Dietary Prostate Cancer Risk Factors

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There are at least seven major dietary macro- or micronutrients that are under intense scrutiny currently as dietary risk or protective factors (Table 15.1). Prominent among these is dietary fat or some component of fat (e.g., saturated fat), which first received attention as a mechanism to possibly explain the low risk in native Asian populations and the apparent rapid shift in risk upon migration of Asian populations to the United States. There are suggestive data that increased fat consumption is associated with higher circulating testosterone levels, providing a possible mechanism for a fat-prostate cancer relation ship.9 Both case-control and cohort data tend to support a relationship between fat consumption overall and prostate cancer risk;10,11 however, there are sufficient inconsistencies in the data, and the magnitude of risk even between extreme categories of estimated fat intake is sufficiently modest that fat is still not considered a proven prostate cancer risk factor.

Antioxidant vitamins and minerals are of great current interest, not only as antiprostate cancer agents but also as anticarcinogenic agents in a broad sense. Antioxidants are potential anticancer agents because they bind free radicals, chemical entities that can damage DNA, create mutations, and lead to malignant transforma-tion.12 Two antioxidants are of special interest in the context of prostate cancer. Lycopene is a member of the carotenoid family of vitamins and is the major antioxidant in tomatoes and tomato products. It is concentrated in the prostate and may suppress prostate cancer growth.13 Observational studies have demonstrated inverse relationships between lycopene and/or frequency of consumption of tomato products and prostate cancer risk.14 Moreover, prospective serological studies have shown that high circulating levels of lycopene predict low prostate cancer risk.15 Additional prospective dietary and serological studies are ongoing to confirm this relationship and evaluate lycopene as a potential protective agent in greater detail. Vitamin E is an antioxi-dant vitamin that has been tested in a clinical trial setting as a chemopreventive agent for lung cancer in heavy smokers. Although vitamin E was ineffective against lung cancer in that setting, prostate cancer risk was substantially reduced in the trial arm that received vitamin E.16 While this observation is highly encouraging, it is unclear why there would be specificity to the prostate in terms of cancer reduction. This fac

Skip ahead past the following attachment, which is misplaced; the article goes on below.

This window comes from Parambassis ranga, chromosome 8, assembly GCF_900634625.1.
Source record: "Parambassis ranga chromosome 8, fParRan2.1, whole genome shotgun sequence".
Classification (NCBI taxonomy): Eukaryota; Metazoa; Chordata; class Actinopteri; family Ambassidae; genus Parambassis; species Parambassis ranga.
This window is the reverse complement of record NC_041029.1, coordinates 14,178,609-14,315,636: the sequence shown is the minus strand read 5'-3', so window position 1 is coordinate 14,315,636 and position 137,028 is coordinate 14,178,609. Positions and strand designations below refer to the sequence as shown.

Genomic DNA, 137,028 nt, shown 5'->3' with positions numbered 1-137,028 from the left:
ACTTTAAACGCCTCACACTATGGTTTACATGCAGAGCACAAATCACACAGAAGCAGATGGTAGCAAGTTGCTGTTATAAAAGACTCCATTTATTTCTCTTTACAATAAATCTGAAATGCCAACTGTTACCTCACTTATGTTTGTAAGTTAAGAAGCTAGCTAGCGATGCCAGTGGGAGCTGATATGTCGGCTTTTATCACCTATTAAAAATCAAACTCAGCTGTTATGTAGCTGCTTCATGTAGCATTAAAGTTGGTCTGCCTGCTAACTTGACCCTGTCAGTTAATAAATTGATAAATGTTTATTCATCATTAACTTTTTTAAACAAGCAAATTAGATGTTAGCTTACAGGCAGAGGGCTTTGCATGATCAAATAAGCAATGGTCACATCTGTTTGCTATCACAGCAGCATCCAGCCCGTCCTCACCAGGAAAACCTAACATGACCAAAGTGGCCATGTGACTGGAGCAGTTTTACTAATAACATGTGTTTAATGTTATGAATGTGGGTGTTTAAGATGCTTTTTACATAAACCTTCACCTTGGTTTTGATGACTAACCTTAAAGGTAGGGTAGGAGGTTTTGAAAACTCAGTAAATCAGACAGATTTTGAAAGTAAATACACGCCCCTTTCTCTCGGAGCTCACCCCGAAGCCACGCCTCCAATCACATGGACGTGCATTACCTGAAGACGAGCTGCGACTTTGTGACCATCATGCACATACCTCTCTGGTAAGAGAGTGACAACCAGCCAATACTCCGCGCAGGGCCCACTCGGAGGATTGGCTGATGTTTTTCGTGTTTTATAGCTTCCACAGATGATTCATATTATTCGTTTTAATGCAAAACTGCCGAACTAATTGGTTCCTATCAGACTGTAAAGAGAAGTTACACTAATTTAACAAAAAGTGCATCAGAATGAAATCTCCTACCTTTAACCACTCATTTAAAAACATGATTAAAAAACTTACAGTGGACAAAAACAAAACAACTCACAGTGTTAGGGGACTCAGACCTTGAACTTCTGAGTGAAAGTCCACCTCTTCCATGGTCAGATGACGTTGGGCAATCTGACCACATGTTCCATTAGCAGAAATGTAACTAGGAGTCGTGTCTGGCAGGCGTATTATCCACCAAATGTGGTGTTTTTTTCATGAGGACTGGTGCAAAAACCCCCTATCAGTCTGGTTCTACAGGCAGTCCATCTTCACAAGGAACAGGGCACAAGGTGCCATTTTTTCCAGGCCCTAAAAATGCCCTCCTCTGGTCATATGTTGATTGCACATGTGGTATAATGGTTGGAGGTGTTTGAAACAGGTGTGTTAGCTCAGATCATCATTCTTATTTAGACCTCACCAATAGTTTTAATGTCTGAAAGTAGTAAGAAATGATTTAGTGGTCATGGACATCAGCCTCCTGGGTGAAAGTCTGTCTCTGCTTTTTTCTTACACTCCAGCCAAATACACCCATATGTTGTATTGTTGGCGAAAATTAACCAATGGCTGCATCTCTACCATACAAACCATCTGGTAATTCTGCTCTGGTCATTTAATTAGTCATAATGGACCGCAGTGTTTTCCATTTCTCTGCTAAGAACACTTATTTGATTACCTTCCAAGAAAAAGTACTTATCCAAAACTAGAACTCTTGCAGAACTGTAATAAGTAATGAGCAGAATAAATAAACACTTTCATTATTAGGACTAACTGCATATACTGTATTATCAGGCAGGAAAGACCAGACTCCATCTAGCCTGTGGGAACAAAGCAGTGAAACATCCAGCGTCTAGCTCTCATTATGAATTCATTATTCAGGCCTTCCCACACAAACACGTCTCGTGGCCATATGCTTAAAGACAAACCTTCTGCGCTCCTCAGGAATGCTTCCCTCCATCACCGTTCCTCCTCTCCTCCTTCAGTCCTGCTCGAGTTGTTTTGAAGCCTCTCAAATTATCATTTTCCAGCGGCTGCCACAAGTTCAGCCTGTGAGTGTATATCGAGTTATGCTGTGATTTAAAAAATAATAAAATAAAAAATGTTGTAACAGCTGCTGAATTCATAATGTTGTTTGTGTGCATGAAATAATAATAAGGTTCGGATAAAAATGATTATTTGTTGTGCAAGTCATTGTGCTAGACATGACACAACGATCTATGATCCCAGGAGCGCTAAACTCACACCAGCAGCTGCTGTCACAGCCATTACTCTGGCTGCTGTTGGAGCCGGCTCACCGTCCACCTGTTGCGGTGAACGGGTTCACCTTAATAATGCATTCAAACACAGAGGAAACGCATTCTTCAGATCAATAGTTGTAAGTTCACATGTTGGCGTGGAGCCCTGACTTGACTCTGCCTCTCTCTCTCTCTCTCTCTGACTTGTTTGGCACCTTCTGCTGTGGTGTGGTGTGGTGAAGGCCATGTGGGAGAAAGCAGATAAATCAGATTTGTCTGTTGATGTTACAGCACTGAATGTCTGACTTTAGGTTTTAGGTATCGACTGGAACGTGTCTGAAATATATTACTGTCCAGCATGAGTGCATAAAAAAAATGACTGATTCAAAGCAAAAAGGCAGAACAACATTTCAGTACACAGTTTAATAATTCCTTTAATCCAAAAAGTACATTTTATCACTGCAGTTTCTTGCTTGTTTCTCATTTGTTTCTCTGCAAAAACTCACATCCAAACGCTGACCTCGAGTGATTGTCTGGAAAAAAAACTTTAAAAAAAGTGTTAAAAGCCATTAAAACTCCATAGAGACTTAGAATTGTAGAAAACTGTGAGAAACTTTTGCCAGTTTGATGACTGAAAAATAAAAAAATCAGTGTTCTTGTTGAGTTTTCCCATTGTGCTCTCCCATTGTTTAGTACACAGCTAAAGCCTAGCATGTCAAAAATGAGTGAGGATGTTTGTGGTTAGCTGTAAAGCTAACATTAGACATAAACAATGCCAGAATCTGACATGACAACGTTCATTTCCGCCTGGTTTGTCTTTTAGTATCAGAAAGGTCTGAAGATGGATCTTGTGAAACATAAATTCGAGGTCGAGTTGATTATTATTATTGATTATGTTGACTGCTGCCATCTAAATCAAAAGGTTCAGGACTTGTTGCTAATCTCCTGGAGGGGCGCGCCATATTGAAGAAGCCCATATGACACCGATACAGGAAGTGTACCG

Table 15.1 Suggested Dietary Risk or Protective Factors for Prostate Cancer and Their Possible Mechanisms of Action

Dietary Factor

Direction of Risk

Possible Mechanism

Fat

Increased

Androgen activity/cell proliferation

Fiber

Decreased

Androgen activity/reduced cell proliferation

Lycopene

Decreased

Antioxidant

Phytoestrogens

Decreased

Androgen activity/reduced cell proliferation

Selenium

Decreased

Antioxidant, proapoptosis

Vitamin D

Decreased

Vitamin D activity/reduced cell proliferation/pro-differentiation

Vitamin E

Decreased

Antioxidant

tor plus the incidental nature of the finding require that additional confirmatory studies be conducted.